Physics:PP/2/Particle Decays

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Section [[Physics:PP/2/Relativistic_Kinematics|Relativistic Kinematics introduced a basic definitions that can be used to consider particle decays. Here will will discuss in more detail most common situations.

Particle Decays

Two-body decays

Three-body decays

n-body decays — phase space

Cascade decays

A cascade decays is another common situation. For example, top quarks decay to b-quark and W bosons, where W can decay to a [math]\displaystyle{ q\bar{q} }[/math] pair.

Let us make a simple calculator that estimates the average angle between W boson and q for highly boosted top quarks with momenta 1 TeV (1 TeV=1000 GeV). We will use a Monte Carlo techniques that decay top and W, randomize angles, and boost decay products to the top-quark rest frame. We will use the LParticle LParticle class.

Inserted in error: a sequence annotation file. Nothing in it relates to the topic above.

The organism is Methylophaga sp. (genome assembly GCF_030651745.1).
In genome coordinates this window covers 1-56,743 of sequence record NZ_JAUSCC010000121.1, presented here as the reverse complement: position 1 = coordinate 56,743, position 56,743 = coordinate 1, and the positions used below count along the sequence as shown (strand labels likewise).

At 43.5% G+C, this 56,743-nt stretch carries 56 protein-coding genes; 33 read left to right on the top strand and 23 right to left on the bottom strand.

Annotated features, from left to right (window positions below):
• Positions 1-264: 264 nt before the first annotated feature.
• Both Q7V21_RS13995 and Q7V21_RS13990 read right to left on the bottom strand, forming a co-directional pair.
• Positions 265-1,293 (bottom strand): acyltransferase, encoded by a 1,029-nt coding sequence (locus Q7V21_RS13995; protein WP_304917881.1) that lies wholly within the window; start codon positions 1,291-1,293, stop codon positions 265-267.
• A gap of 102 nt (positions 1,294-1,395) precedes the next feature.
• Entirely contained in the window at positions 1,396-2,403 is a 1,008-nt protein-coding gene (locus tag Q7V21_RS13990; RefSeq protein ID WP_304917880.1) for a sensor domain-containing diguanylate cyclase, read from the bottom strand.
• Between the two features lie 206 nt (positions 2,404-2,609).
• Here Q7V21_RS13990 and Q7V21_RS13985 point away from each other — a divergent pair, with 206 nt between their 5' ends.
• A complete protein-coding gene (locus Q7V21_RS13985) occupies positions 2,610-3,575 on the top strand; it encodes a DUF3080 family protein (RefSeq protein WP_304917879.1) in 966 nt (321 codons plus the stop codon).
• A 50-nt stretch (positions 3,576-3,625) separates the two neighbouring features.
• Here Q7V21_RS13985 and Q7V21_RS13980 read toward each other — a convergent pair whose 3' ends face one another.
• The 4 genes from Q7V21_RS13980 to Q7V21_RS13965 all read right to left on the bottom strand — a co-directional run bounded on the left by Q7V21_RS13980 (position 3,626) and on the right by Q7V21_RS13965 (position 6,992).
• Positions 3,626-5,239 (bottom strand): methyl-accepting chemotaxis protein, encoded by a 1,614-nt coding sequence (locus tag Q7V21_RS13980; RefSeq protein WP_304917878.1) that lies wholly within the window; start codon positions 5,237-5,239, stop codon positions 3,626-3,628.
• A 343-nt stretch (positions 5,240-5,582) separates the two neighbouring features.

from jhplot  import *
from java.util import Random
from hephysics.particle import *
from math import *

W,b = LParticle("W",80.38), LParticle("b",4.18)
q1,q2 = LParticle("q1",0.004), LParticle("q2",0.004)
P=1000 # top quark has Pz=1 TeV momentum
print Top.toString()
r = Random()
h1 = H1D("maxAngle",40, 0,100)
for i in xrange(50000):
     if (i%2000==0): print "event=",i
     Top.twoBodyDecay(W, b,1);
     theta = acos( 2.0*r.nextDouble() - 1.0 )
     phi   = 2*pi*r.nextDouble()
     W.boost( Top )
     b.boost( Top )
     q1.boost( W )
     q2.boost( W )

c1 = HPlot()
c1.setNameX("θ_{Max} [deg]")

The output is

Ppbook c2 p1.svg

You can see the the average angle between W and quarks is about 12 degrees. One can change P=1000 to a lower value and you will see that the plotted angle will significantly increase. Such simple calculations are very useful for designing experiments where the knowledge of angles between particle decay products are useful in determining detector resolutions.